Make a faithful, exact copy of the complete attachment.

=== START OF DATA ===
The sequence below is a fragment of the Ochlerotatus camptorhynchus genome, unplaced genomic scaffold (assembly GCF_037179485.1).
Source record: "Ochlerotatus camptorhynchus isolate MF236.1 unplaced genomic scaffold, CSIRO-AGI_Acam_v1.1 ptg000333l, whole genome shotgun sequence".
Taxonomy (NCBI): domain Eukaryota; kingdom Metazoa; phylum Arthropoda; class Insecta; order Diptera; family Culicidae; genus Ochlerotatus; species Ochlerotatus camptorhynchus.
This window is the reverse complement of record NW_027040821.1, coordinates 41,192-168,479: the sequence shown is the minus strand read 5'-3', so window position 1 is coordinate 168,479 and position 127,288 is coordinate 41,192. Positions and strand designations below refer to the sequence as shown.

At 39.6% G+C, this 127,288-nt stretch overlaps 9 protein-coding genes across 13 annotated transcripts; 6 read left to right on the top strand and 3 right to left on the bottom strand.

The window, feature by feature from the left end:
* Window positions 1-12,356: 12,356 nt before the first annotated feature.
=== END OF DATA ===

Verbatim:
The sequence below is a fragment of the Ochlerotatus camptorhynchus genome, unplaced genomic scaffold (assembly GCF_037179485.1).
Source record: "Ochlerotatus camptorhynchus isolate MF236.1 unplaced genomic scaffold, CSIRO-AGI_Acam_v1.1 ptg000333l, whole genome shotgun sequence".
Taxonomy (NCBI): domain Eukaryota; kingdom Metazoa; phylum Arthropoda; class Insecta; order Diptera; family Culicidae; genus Ochlerotatus; species Ochlerotatus camptorhynchus.
This window is the reverse complement of record NW_027040821.1, coordinates 41,192-168,479: the sequence shown is the minus strand read 5'-3', so window position 1 is coordinate 168,479 and position 127,288 is coordinate 41,192. Positions and strand designations below refer to the sequence as shown.

At 39.6% G+C, this 127,288-nt stretch overlaps 9 protein-coding genes across 13 annotated transcripts; 6 read left to right on the top strand and 3 right to left on the bottom strand.

The window, feature by feature from the left end:
* Window positions 1-12,356: 12,356 nt before the first annotated feature.